The International Institute of Finance reckons that a disorderly default by Greece would cost a trillion euros. Golly, what a lot. It’s 1,000,000,000,000 of them, or 130 euros for every man, woman and child on the planet.

The IIF describes itself as “the world’s only global association of financial institutions,” and “is committed to being the most influential global association of financial institutions.” I’d say that if the first statement is true, the second doesn’t need much commitment, but never mind. The IIF spooked us this week with its apocalyptic vision of the consequences of a disorderly Greek default, with contagion of plague proportions, followed by famine, pestilence and bankruptcy of central banks. Well, perhaps not the famine and pestilence, or at least not immediately, but you get the picture. The IIF thinks default is a bad idea.

Of course it’s a bad idea. There are no good ideas left in this crisis, but it’s worth asking for whom is default a really bad idea? Surely not the global banks, asset managers and investors who make up the IIF’s membership and who own the Greek debt? Goodness, no. Default would be inflicting “significant further damage on an already beleaguered Greek economy, raising serious social costs.” Very moving, but a bit late.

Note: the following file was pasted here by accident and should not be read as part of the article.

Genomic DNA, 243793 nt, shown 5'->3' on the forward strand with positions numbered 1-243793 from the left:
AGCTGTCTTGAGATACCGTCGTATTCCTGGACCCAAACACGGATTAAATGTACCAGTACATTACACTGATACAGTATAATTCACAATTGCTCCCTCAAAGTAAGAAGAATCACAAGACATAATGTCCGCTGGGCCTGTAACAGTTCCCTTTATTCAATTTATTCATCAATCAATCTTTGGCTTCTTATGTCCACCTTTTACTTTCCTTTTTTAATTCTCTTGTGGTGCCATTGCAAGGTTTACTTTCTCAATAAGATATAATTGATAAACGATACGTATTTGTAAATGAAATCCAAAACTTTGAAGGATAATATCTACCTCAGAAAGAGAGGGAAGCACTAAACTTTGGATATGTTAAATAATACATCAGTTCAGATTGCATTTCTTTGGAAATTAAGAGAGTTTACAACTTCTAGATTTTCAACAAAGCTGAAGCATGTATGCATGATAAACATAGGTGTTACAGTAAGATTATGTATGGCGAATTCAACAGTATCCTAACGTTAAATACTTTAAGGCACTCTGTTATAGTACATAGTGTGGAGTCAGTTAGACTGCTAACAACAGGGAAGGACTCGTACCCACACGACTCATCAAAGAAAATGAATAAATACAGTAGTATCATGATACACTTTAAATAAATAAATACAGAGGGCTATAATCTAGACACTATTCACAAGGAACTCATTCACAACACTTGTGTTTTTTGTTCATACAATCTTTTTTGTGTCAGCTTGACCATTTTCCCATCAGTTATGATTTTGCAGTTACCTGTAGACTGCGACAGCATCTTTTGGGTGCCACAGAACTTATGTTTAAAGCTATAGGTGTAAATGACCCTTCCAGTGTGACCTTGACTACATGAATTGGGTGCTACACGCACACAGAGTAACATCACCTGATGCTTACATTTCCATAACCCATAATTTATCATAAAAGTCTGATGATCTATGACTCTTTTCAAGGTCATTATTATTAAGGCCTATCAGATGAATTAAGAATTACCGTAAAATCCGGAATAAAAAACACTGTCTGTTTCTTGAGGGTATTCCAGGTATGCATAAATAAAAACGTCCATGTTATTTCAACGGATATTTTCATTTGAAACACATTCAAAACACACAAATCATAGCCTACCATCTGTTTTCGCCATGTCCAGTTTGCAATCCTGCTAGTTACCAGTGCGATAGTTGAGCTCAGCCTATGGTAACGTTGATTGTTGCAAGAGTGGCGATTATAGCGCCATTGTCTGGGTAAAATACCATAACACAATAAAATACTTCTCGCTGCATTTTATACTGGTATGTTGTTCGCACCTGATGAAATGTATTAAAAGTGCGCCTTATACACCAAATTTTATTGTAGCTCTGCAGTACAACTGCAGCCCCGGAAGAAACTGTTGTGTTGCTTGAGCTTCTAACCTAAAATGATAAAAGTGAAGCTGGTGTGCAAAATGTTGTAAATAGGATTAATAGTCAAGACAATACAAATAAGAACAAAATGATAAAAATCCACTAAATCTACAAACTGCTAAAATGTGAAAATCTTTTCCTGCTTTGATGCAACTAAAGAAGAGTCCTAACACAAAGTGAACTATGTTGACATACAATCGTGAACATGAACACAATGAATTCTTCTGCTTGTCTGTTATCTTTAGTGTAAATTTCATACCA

The Greeks are already in a terrible state, as they labour under the new burdens heaped onto them by their German friends. The idea that with a bit more pain Greece can meet its obligations is little more than a cruel joke, and the conviction that they should endure a decade of austerity in some vague hope of becoming solvent is grotesque. Greece has already defaulted, whatever the technicians at the ISDA may say, and the new arrangements are merely a pretence for the convenience of the foreign bank creditors. Greece must default and devalue. It can be done. Here’s one way. There are others, but the longer the inevitable is put off, the more painful the process will be for creditors and lenders alike.